Weed it and Reap

Weed it and Reap

mugwort

Weed it and Reap

Whether you live in an apartment with little or no dirt to play in or have acres to manage, a great deal of joy and beauty can be brought into your living space by planting and growing herbs. With a little knowledge, some planning, and a bit of effort, we can surround ourselves with plants that disperse exotic scents into the air, attract hummingbirds and butterflies, and provide color and texture to our landscape, while supplying material for our favorite teas, potpourris, spice cabinets and medicine chests.

Some folks like a neat and tidy garden with measured beds and maintained paths. Others prefer to let the herbs run where they will, as they do in the wild. Either way, they can be enjoyed for their beauty and harvested for their many benefits. The great thing about growing herbs is that however you proceed, you’ll probably succeed.

Since San Diego has such a temperate climate, most things do well here. One major consideration here is the rainfall pattern. It doesn’t rain for months on end. If you wish to have your garden survive this dry spell, you need to have a watering strategy, or simply plant drought tolerant native plants. Although this limits your selection somewhat, it provides a fairly maintenance-free garden.

Xeriscaping

Xeriscaping is the practice of landscaping with drought-tolerant plants. Xeric plants need minimal water and care once established. This practice has spread beyond just the Southwest and many low-water perennials will thrive nationwide.

Native plants provide other benefits as well:

  • Native plants provide host and nectar plants as our native butterflies, bees and birds go about pollinating our food plants as they forage for their own sustenance.
  • Many native plants have deep roots which can absorb excess rainfall and prevent water from running directly into our rivers and streams, helping to maintain clean water.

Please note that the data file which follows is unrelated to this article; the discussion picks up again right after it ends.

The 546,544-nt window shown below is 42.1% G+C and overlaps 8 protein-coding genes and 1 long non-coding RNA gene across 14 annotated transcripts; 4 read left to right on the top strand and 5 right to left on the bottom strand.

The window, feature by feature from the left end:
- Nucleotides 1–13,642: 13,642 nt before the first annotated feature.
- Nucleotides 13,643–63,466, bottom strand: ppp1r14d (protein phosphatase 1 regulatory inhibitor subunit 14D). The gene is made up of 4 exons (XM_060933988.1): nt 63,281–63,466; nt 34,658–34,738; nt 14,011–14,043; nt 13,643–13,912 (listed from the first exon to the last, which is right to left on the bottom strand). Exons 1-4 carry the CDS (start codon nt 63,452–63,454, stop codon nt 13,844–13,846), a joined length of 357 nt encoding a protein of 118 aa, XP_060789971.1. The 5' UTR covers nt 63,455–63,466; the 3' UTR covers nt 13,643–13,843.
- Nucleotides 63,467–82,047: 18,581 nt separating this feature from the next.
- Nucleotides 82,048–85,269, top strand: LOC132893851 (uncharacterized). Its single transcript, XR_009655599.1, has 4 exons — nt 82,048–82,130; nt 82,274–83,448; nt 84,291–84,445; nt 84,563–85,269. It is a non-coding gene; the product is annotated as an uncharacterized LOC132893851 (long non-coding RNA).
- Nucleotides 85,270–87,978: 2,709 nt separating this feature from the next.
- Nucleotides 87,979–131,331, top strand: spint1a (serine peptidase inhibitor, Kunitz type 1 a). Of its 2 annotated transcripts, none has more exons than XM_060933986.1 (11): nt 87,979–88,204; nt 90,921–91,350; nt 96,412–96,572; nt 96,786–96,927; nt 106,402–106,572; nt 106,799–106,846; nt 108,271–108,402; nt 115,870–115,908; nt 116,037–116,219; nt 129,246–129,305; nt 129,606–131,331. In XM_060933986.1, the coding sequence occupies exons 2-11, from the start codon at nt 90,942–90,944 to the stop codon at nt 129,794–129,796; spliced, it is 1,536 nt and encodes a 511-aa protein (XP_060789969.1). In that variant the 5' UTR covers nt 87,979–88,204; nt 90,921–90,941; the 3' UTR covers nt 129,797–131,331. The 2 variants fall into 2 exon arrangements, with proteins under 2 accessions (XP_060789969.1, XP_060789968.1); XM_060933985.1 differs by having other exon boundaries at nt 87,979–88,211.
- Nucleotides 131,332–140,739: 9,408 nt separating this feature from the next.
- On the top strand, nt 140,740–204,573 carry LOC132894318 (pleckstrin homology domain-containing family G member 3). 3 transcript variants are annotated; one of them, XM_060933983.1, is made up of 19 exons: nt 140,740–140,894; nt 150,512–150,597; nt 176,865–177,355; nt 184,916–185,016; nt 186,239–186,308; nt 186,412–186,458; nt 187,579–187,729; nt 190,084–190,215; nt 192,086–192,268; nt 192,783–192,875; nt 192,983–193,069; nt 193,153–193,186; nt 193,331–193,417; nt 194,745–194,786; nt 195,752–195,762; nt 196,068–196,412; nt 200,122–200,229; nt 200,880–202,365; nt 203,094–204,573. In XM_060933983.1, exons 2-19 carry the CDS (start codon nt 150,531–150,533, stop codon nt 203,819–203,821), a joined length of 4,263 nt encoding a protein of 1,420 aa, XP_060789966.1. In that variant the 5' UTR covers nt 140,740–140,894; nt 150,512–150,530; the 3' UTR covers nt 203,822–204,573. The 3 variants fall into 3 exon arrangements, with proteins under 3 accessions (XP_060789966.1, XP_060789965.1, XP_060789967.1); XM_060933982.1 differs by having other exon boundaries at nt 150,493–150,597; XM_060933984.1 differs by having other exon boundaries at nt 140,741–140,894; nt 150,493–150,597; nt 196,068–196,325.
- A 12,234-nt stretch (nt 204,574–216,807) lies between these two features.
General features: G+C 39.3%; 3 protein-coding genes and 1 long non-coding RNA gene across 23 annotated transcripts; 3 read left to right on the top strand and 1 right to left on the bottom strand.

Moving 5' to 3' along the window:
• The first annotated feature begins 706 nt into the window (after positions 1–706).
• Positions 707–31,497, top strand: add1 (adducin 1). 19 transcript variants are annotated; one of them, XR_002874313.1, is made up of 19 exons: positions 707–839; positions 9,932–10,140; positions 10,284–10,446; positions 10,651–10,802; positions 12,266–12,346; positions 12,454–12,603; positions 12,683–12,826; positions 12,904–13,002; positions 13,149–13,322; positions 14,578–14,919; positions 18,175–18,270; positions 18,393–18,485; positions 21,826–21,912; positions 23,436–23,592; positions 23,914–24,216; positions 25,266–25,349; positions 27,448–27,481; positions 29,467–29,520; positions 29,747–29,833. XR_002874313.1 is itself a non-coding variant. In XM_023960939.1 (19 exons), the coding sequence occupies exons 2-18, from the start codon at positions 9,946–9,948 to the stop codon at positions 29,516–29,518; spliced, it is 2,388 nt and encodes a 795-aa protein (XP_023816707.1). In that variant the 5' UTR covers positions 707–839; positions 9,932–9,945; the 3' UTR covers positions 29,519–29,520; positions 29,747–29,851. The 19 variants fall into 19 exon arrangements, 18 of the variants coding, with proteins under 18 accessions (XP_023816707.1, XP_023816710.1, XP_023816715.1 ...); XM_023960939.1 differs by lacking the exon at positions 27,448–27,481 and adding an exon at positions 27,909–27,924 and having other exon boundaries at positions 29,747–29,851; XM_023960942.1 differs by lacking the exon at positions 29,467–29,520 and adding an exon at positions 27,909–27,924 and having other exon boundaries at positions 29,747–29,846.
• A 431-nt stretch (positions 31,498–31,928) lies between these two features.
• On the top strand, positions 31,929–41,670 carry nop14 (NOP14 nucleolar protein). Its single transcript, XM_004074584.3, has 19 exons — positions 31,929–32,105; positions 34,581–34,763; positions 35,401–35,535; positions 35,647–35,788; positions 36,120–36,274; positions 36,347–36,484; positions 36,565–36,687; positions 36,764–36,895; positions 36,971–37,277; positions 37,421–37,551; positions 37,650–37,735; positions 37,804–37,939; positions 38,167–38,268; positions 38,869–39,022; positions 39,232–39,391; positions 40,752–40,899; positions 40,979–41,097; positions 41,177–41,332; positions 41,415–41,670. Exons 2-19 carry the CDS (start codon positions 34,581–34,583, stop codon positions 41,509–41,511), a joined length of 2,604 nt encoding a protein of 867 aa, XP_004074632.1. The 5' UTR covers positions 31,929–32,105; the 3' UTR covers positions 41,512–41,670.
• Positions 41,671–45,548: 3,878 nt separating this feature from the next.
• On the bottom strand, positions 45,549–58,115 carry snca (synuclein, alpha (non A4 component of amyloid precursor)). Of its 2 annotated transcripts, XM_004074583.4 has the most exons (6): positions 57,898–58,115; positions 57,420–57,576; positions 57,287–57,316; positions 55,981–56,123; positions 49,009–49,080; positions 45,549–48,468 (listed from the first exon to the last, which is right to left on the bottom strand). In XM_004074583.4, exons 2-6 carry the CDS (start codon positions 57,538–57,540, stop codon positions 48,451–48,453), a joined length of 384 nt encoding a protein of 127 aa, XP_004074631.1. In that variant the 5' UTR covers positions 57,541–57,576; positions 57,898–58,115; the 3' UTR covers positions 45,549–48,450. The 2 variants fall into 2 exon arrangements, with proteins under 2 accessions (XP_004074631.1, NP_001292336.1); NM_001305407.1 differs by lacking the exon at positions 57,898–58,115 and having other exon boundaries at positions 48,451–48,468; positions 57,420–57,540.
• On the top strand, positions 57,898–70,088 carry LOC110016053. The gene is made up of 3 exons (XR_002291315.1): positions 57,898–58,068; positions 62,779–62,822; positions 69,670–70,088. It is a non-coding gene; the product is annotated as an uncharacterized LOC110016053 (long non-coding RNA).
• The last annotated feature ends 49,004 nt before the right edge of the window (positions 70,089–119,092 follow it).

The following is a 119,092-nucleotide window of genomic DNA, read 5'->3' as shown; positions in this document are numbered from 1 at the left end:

• Native plants instead of grass lawns can help reduce our carbon footprint.

mexican sage

One of my favorite native plants is Mexican Sage (Salvia leucantha). It’s beautiful and attracts hummingbirds. There are some other great sages such as black sage (Salvia mellifera) ,white sage (Salvia apiana) and Cleveland sage (Salvia clevelandii). We got a lot of comments on our Jerusalem sage (Phlomis fruticosa) with its lovely yellow flowers. Although not a true sage, it’s a common ornamental shrub.

lemonade berry

The local lemonade berry (Rhus integrifolia), is another favorite. It’s not only drought tolerant, but fire retardant as well. I’ve seen where it has stopped fires in San Diego canyons dead in their tracks, without killing the Rhus. When it fruits, you can suck on the seeds and enjoy their wonderfully sour taste. This might be a plant to consider if you live at the edge of a canyon or somewhere else where the threat of fire exists and you want to establish defensible space.

Whether you choose natives or exotics, any good garden soil will support herbs. A soil pH of neutral to slightly alkaline is usually best. San Diego soil tends to be a bit hard and sometimes sandy. All soils can be amended by the addition of organic compost, which you can make, or purchase. Compost will adjust the pH, as well as improving drainage and nutrient exchange. It usually helps to prepare the site by digging compost in at least 18 inches deep.

Cloning

propagate from cuttings

You can obtain your little herb plants from nurseries, botanical gardens or herb shops. Many may be transplanted or cloned from local populations. Cloning is the practice of propagating perennials from cuttings. If you attempt this, watering with a tea made from willow bark will improve your chances of success. Willow contains a rooting hormone that will stimulate new root growth.

Care and Feeding

Most herbs do well in full sun and require at least six hours daily. Get the appropriate info on the plants you choose and try to give them what they require. You can plant them so that the adult leaves just touch, creating a living canopy to provide shade to the surrounding earth, limiting evaporation and retarding weed growth.

After planting, compost or organic fertilizer may be mixed into the surface layer occasionally with a hoe or trowel. Weeding and mulching will give your developing plants a chance to establish themselves. Occasional watering is usually sufficient, but many herbs will flourish if watered daily.

herbs in pots

Herbs are like weeds. Once established, they’re persistent. In fact, many are harder to eradicate, once established, than to maintain. Even in pots, they will brighten our lives and enrich our stews.

For online help with growing your herbs, search for herb gardening.

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